Political wrangling over the General Motor bailout could well be the silver lining for Stillwater Mining Co. Other automakers continue to use palladium, thereby ensuring higher prices.
By Kishori Krishnan Exclusive To Palladium Investing News
The $58 billion federal rescue of General Motors has got the US platinum-group metals (PGMs) producer Stillwater Mining, which had lost its sales contract under the GM bankruptcy petition, checking out some silver linings to its many dark clouds.
The company’s PGMs supply agreements with both GM and auto firm Ford had included provisions that guaranteed a minimum purchase price for palladium and platinum, should prices have fallen below stipulated levels.
In the absence of any agreement, the company would still be able to sell its production into the market, but would lose the benefit of these pricing floors.
At PGMs prices mid-2009, the loss of the GM contract was stated to have an annual financial impact on Stillwater of between $5-million and $10-million
Following the bailout though, the Car Czar has decided to shut down hundreds of dealerships to save some cash. Since then, 70 dealerships, largely due to the application of Congressional muscle, have been reinstated.
The fact that the judge in question backed the use of less-expensive suppliers in a financial reorganization is not all that surprising. Forcing GM to run its business better is a big part of the bailout and stimulus package.
So, next in the fray – the Montana-based Stillwater Mining Co, which billed itself as the country’s only supplier of the precious metal.
In early July, Frank McAllister, the mine’s chief executive, was told about severing relations with his firm in favor of cheaper suppliers in Russia or South Africa.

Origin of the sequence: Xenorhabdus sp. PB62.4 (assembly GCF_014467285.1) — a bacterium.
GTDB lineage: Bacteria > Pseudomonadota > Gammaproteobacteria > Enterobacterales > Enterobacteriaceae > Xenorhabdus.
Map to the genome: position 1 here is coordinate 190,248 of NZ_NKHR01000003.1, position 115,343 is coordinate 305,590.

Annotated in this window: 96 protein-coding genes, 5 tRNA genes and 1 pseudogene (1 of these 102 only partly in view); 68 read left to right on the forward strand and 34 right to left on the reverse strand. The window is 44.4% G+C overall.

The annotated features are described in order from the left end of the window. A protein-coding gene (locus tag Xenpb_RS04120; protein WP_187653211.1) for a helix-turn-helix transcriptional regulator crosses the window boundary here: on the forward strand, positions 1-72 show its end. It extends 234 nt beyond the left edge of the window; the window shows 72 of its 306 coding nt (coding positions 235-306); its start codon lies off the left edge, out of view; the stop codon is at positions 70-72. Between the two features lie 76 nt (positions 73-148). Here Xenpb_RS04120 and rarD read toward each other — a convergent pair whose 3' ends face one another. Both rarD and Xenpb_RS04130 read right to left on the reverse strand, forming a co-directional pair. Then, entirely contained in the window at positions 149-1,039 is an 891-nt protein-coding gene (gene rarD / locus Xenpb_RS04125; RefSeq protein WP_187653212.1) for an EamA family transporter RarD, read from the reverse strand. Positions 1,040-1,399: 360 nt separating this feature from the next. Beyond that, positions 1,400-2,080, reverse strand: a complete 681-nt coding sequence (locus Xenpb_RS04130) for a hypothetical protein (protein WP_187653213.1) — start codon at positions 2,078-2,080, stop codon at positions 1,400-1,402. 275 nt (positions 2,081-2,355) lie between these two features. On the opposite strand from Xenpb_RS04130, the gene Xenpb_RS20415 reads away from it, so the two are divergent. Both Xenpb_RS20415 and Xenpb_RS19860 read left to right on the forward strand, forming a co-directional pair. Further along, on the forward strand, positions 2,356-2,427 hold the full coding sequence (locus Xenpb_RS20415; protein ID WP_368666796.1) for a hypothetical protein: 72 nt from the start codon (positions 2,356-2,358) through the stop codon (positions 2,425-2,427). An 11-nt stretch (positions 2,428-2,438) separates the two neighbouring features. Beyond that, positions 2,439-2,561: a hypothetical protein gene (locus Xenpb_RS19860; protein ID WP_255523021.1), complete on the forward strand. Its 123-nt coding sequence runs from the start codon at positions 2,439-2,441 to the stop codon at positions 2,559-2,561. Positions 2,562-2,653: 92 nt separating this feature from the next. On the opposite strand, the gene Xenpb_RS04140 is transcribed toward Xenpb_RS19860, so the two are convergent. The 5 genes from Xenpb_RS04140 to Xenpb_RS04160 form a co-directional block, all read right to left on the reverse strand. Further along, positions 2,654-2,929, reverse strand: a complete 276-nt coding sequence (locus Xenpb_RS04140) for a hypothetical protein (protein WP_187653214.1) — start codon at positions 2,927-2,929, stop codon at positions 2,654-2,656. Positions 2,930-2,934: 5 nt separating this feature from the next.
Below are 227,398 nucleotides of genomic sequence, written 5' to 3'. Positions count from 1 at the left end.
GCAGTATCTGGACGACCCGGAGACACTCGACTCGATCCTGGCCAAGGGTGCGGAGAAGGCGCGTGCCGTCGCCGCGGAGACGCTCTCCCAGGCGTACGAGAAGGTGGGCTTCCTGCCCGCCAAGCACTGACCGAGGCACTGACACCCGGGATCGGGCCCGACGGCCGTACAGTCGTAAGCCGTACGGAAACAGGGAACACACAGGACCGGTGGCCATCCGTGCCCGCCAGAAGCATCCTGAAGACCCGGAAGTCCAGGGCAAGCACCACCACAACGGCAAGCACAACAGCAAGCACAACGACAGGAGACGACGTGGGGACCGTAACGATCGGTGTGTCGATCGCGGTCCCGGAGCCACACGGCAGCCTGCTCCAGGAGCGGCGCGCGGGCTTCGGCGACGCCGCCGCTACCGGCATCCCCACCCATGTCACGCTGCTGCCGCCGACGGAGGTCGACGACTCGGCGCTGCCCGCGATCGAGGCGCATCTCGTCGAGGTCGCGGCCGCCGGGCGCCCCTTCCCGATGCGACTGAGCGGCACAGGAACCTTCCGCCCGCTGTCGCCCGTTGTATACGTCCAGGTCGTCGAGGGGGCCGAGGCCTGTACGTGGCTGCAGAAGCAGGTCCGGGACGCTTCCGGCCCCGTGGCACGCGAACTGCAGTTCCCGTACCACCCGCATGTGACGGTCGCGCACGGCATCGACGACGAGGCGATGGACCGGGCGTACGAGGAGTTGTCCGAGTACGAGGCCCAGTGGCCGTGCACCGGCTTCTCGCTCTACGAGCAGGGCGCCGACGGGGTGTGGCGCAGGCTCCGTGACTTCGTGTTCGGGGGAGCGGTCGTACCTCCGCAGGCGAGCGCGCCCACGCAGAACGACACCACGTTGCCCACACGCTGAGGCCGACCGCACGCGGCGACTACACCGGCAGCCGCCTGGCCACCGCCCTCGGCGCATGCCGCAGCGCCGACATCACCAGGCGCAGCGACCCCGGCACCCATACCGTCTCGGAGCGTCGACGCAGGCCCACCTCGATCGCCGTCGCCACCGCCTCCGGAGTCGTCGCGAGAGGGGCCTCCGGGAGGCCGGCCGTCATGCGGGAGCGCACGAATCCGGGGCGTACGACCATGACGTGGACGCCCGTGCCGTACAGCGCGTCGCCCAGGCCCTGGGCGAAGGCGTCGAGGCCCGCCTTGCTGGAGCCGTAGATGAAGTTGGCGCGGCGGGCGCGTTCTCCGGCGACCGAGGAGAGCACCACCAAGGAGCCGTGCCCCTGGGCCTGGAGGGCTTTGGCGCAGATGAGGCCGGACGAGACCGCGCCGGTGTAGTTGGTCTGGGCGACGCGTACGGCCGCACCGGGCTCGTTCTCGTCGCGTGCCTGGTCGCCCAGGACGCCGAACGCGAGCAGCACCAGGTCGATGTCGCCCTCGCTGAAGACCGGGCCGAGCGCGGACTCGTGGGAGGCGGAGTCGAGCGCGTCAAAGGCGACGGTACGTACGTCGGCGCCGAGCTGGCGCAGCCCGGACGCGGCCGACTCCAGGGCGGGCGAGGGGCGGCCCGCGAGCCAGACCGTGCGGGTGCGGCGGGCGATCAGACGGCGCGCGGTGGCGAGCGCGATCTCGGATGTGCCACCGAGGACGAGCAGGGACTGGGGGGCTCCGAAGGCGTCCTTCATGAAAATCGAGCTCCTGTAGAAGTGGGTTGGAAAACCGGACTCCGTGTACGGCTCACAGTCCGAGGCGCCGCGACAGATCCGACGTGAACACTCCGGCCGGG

Still, the firm would like to get back with GM.
Stillwater produces palladium and platinum from two mines in the Beartooth Mountains of south central Montana, in the US.
The company managed to stave off the GM loss by increased PGM production and stronger metals prices. The company said it had no difficulty finding buyers for the displaced metal.
Commodity prices are one reason that the 2011 Dodge Ram 3500, 4500 and 5500 Cab Chassis trucks will use DEF systems instead of Adsorber catalyst.
When Chrysler and diesel engine partner Cummins took advantage of the situation in 2007 to ensure the Ram HD’s 6.7-liter engine would be clean enough to meet 2010 NOx emissions standards, it’s move drew snickers from GM and Ford at the time.
Ram’s DEF-free Adsorber catalyst uses expensive precious metals like rhodium and palladium, to convert NOx to harmless nitrogen gas and water vapor.
Those metals peaked in price in 2008, when the global economy was at its hottest, before crashing back down in the last year to much lower levels.
They are on their way up again.
On Monday in Asia, palladium added 0.8 per cent to $323 an ounce. Palladium has made particularly stellar gains, up 75 per cent so far this year, amid weak Russian supply and a relatively stronger outlook for US than European car sales.
According to analysts, hope for a sustained global economic recovery is placing the metal on a surer footing. Deutsche Bank sees palladium at an average $321, while JPMorgan sees palladium at $306, up from a forecast $250 for 2009.
Around half of all platinum and palladium produced each year is bought by the car industry for use in catalytic converters. On a global scale, palladium is set to benefit most from a demand recovery.
For palladium, there are also concerns over another major source of supply, Metals consultancy Johnson Matthey, for example, estimated that 24.9 tonnes of palladium from the Russian reserves was put on the market last year, 46.2 per cent less than in 2007, and has forecast another 30 tonnes will be sold in 2009-2010.
Upping its expectation on the shiny metal was Russian metal company Norilsk Nickel, top producer of nickel and palladium, which also raised its 2009 forecast for palladium production to 2.850 million ounces from 2.685-2.710 million ounces and platinum output to 668,000 ounces from 615,000-640,000 ounces.
Palladium output rose to 704,000 ounces from 686,000 ounces and platinum to 173,000 ounces from 157,000 ounces.
United Company RUSAL, the world’s top aluminum producer, holds a 25 per cent-plus-two-shares stake in Norilsk. The stake is deposited as collateral with state-owned bank VEB.
Interros, an investment vehicle of billionaire Vladimir Potanin, holds a stake of 25 per cent plus one share.